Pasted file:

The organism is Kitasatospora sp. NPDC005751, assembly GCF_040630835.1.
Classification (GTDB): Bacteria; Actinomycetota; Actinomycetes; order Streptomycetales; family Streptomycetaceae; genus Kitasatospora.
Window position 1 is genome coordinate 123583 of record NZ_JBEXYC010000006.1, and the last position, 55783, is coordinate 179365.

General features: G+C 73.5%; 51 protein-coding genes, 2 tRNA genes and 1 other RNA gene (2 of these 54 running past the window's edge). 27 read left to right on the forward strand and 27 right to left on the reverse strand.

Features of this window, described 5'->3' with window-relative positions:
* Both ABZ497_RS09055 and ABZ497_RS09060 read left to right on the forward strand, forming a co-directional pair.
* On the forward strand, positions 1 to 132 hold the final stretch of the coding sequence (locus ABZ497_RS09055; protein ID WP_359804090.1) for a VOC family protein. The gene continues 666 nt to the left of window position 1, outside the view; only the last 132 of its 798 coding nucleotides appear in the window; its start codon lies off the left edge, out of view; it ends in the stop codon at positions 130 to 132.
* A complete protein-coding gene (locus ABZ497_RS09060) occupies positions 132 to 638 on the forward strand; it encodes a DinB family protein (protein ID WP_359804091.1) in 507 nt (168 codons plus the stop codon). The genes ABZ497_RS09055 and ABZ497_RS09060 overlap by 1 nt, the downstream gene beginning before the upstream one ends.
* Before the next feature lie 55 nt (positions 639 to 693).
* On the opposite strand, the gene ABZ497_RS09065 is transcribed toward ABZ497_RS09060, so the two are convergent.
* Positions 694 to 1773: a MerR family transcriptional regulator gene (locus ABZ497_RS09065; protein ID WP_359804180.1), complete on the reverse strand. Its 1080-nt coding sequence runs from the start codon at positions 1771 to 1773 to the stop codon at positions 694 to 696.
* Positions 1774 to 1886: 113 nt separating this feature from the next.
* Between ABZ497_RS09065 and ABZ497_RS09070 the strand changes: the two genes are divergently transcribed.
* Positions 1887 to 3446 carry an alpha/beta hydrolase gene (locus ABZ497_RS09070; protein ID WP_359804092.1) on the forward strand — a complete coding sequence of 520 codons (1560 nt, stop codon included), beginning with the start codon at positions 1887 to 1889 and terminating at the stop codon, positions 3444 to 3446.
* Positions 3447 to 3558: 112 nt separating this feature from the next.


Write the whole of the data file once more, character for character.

The organism is Kitasatospora sp. NPDC005751, assembly GCF_040630835.1.
Classification (GTDB): Bacteria; Actinomycetota; Actinomycetes; order Streptomycetales; family Streptomycetaceae; genus Kitasatospora.
Window position 1 is genome coordinate 123583 of record NZ_JBEXYC010000006.1, and the last position, 55783, is coordinate 179365.

General features: G+C 73.5%; 51 protein-coding genes, 2 tRNA genes and 1 other RNA gene (2 of these 54 running past the window's edge). 27 read left to right on the forward strand and 27 right to left on the reverse strand.

Features of this window, described 5'->3' with window-relative positions:
* Both ABZ497_RS09055 and ABZ497_RS09060 read left to right on the forward strand, forming a co-directional pair.
* On the forward strand, positions 1 to 132 hold the final stretch of the coding sequence (locus ABZ497_RS09055; protein ID WP_359804090.1) for a VOC family protein. The gene continues 666 nt to the left of window position 1, outside the view; only the last 132 of its 798 coding nucleotides appear in the window; its start codon lies off the left edge, out of view; it ends in the stop codon at positions 130 to 132.
* A complete protein-coding gene (locus ABZ497_RS09060) occupies positions 132 to 638 on the forward strand; it encodes a DinB family protein (protein ID WP_359804091.1) in 507 nt (168 codons plus the stop codon). The genes ABZ497_RS09055 and ABZ497_RS09060 overlap by 1 nt, the downstream gene beginning before the upstream one ends.
* Before the next feature lie 55 nt (positions 639 to 693).
* On the opposite strand, the gene ABZ497_RS09065 is transcribed toward ABZ497_RS09060, so the two are convergent.
* Positions 694 to 1773: a MerR family transcriptional regulator gene (locus ABZ497_RS09065; protein ID WP_359804180.1), complete on the reverse strand. Its 1080-nt coding sequence runs from the start codon at positions 1771 to 1773 to the stop codon at positions 694 to 696.
* Positions 1774 to 1886: 113 nt separating this feature from the next.
* Between ABZ497_RS09065 and ABZ497_RS09070 the strand changes: the two genes are divergently transcribed.
* Positions 1887 to 3446 carry an alpha/beta hydrolase gene (locus ABZ497_RS09070; protein ID WP_359804092.1) on the forward strand — a complete coding sequence of 520 codons (1560 nt, stop codon included), beginning with the start codon at positions 1887 to 1889 and terminating at the stop codon, positions 3444 to 3446.
* Positions 3447 to 3558: 112 nt separating this feature from the next.